Firewood – How to Properly Store and Season
Now that we are deep in to the winter months, the question of how to keep your home warm arises. There are many who use wood burning stoves or fireplaces as a way to keep their homes warm. Whether you use wood as your primary source of heat or you just like the ambiance of a crackling fireplace, it is important to have a good supply of usable wood on hand. At Inman News the author gives some tips to building a good firewood supply. Whether you use wood as your primary heating source or a fire crackling merrily in your fireplace adds to the ambiance of your home, it is important to know how to properly store and season firewood.
Firewood is sold by the cord, which means when the wood is stacked, it is four feet high, four feet deep and eight feet long. If you buy your wood, be sure you take note of how the wood is delivered – if it is stacked neatly in the truck, chances are good that you will get a complete chord. If the wood is thrown haphazardly in a pile, you might not get a whole cord.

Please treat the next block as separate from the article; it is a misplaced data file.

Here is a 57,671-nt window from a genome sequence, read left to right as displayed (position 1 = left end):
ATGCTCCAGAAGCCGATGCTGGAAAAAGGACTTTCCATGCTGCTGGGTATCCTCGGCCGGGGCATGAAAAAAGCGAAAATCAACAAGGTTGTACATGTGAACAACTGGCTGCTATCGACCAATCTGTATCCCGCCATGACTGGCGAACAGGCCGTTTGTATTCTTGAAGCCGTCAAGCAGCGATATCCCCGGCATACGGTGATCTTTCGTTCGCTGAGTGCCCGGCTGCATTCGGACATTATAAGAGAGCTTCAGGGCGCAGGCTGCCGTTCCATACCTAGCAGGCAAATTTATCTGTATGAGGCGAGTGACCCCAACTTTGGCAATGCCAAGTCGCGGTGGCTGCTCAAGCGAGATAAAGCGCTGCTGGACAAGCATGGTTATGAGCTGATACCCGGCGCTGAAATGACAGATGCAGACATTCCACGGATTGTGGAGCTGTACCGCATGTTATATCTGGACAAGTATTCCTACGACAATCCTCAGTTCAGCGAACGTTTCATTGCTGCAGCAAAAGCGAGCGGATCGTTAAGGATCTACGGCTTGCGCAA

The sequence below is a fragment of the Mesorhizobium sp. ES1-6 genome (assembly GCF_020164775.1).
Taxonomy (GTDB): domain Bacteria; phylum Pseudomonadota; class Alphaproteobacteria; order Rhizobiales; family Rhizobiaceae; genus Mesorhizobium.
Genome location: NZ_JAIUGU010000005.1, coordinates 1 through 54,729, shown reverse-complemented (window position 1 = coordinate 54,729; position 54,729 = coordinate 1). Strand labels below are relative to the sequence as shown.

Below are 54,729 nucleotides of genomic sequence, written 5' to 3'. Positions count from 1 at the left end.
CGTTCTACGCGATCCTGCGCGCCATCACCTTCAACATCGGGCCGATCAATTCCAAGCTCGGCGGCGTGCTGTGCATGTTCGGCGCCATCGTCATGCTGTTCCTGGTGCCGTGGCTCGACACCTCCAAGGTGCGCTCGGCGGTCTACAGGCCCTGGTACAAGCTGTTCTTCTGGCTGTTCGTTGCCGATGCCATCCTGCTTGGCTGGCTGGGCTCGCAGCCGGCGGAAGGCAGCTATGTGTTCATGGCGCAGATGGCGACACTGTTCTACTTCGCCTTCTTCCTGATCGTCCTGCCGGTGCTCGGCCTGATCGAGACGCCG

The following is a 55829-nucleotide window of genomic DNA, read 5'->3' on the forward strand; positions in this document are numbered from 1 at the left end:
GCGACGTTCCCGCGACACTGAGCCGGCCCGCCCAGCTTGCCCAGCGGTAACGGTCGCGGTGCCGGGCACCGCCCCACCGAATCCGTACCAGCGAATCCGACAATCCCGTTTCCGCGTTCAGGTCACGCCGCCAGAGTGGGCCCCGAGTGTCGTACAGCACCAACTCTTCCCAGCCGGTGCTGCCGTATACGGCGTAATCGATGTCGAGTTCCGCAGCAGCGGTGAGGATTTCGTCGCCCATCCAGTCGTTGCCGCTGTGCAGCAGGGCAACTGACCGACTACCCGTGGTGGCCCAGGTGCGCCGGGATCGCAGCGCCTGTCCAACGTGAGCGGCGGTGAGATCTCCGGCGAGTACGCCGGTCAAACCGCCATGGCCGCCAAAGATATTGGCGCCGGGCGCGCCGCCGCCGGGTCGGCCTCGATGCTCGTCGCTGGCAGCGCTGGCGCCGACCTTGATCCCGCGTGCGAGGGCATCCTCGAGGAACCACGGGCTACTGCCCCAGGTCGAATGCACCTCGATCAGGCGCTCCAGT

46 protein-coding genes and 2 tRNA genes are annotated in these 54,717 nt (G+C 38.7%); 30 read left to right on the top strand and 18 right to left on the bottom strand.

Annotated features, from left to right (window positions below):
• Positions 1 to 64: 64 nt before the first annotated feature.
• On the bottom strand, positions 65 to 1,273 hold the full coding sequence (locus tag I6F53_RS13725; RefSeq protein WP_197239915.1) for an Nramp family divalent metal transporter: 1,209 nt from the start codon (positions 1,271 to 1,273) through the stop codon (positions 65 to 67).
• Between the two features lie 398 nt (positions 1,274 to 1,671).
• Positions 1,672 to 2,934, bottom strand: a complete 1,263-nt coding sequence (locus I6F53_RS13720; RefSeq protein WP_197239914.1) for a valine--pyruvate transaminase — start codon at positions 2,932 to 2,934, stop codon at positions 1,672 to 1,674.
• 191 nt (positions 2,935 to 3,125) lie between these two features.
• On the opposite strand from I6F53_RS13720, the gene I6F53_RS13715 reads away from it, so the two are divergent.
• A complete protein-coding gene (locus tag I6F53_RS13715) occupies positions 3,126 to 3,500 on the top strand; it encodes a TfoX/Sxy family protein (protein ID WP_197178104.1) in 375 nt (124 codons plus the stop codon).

When wood is purchased, you can choose between dry or green wood. Dry or seasoned wood burns hotter but is more expensive. Green wood is wood that has been recently cut and still has moisture within the wood from when it was still a live tree. You can save money by buying green wood and letting dry for a period of time before use.
At End Times Report there is a great method to speed up the seasoning process of firewood by essentially building a greenhouse-type enclosure to store the wood. The instructions are at the link.
Remember to store the wood off the ground to keep it dry. This can be done by laying some long branches crosswise to ensure that air is able circulate through the pile. You can even get artistic with your wood pile if you have the inclination.
With a some foresight and preparation, you can be ensured that you know how to properly store and season your firewood so when it gets chilly outside, you will have plenty of firewood to keep you warm and toasty. Now that there is a good fire going, who wants some hot chocolate?
What are some ways to store and season wood that has worked for you? Share some of your knowledge with us!
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